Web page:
Get Them on The Time Zone ASAP
When the kids were very young and we traveled to a destination with a 7 hour or more time zone difference, we found ourselves up at 2am, playing trains and legos. As they got older, we learned the importance of the time zone adjustment. One way to do this is to schedule an early flight. Although a 6am flight may seem ridiculous, waking our kids up at 4am was the beginning of the adjustment.
On a red-eye flight, try to make sure they sleep. We always bring pajamas as well as their "stufties" (stuffed animals). This along with a blanket and pillow helps a lot. When we arrive at our location, keeping them awake is key. This last time we all had to take an afternoon nap which only lasted 2 hours but was necessary. Then, instead of an 8pm bedtime, we tried 11pm. This seemed to work well. Within a few days, we were all functioning rather well.
Keep Expectations Within Reason
When you have young children (under 6), it's not the best strategy to see 3 tourist attractions in one day. If your kids are cranky and uncooperative, especially if they are a bit jet lagged, you won't be having any fun either. If you traveled before you had kids (when you were younger and had more energy), it's going to be much different now.
It would be a good idea to not over schedule and even have some down time or days. It's important to find a park or an open space where children can run around and get out their "crazies".
For Food, Adopt "Travel Rules"
Although at home, we are very strict about making sure they eat vegetables, not eating too many sweets and not drinking soda, when we travel, we are much more relaxed. When you are eating out 3 meals a day, it's not that easy to keep up the same standards. You know your children best. I have found as they get older, it's easier to stick to some of the rules but some times, you have to be flexible.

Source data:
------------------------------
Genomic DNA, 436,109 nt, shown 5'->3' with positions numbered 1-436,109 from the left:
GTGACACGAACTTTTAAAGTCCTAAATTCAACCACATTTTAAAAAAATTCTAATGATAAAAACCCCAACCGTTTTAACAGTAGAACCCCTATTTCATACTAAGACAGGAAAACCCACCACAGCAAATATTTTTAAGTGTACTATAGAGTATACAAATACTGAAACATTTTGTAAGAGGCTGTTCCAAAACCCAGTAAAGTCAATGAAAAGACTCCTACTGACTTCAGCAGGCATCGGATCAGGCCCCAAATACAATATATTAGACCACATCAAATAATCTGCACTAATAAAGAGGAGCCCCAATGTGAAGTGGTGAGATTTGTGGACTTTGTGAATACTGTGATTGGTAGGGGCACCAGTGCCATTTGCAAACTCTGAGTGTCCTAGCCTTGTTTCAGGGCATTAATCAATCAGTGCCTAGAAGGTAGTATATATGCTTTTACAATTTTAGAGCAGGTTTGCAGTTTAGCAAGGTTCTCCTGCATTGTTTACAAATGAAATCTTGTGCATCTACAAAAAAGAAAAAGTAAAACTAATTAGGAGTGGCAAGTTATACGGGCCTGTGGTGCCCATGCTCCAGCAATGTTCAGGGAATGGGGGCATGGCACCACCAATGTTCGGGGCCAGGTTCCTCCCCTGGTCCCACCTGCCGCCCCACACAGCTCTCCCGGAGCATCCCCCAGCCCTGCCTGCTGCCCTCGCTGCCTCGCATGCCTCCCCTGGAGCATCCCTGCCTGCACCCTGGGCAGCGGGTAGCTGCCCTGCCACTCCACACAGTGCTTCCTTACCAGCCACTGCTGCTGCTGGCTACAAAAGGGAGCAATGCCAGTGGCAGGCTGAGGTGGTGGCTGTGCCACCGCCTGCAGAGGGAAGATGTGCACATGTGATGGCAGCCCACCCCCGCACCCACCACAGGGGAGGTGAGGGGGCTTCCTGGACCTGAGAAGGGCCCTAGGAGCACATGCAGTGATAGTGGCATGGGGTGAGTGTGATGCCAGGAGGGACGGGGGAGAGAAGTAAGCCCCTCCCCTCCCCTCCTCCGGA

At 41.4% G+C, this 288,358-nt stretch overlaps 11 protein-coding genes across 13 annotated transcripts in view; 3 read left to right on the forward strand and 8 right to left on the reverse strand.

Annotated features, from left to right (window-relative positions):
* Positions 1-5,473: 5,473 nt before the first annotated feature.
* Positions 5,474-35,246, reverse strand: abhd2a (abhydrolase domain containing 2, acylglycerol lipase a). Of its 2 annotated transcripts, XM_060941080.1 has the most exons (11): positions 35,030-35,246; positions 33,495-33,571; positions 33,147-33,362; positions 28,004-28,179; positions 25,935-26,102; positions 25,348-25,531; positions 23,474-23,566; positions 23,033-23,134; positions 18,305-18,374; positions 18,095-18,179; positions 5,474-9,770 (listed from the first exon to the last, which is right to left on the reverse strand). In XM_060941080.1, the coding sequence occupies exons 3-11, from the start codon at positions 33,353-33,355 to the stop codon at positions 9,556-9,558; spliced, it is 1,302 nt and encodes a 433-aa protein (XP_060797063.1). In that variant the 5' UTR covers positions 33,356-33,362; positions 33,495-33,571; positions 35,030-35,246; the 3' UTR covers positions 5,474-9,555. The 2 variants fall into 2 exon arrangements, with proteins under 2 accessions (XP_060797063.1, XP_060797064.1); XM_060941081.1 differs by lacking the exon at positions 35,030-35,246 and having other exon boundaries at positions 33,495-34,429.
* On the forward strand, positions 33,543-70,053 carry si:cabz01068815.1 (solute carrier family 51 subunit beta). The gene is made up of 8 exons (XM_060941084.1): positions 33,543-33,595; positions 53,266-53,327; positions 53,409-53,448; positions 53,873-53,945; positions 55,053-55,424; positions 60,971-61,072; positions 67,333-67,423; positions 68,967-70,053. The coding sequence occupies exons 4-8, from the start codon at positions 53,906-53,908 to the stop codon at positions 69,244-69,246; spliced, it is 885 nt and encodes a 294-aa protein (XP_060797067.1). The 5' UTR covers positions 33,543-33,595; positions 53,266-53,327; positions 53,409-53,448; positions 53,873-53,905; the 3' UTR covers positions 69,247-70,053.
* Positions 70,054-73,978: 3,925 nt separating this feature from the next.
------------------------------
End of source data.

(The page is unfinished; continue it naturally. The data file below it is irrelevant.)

Although normally I would insist my daughter eat vegetables every day, she survived on a lot of pasta and butter this past trip. As her parent, I know when I can push her and when I can't. Instead of getting into a battle with her (which I know I would not win), we compromised by saying she had to eat her regular food when she got home, like carrots, broccoli, lettuce, apples and strawberries. After making the connection with how food can affect how you feel, especially when you are in the bathroom (hopefully that's not TMI), she agreed as well. She's already back to her routine.
When we see that glass-eyed, glazed-over look kids get when they are tired, we really change the rules . Last year, when we arrived at a restaurant and my son fell asleep at the table, I yelled to my husband like the way a doctor would to a nurse in the ER “Honey, order him a Coke!”
Although my husband drinks it, our children don’t get a lot of soda, unless it’s on a trip or a special occasion. I watched my son, drinking soda through a straw out of the corner of his mouth, come alive like a dehydrated flower that has been watered for the first time in days. Within minutes, he was awake.
Don't Forget to Have Fun
As I had said, a successful trip has much to do with the expectations. If I expect my children to behave as they do at home or eat vegetables with every meal…well, I might not have such a good time.
I let all of that go. As long as they had some fruit each day and ate a meal before gelato, I just didn’t care. On our trip, they ate lots of bread and drank juice and soda. Instead of negotiating, I just said “Ok”. The combination of letting my standards go a little and keeping my expectations below the norm led to a very satisfying vacation which will be carved in my memory as a pleasant experience.
we were able to enjoy some delicious food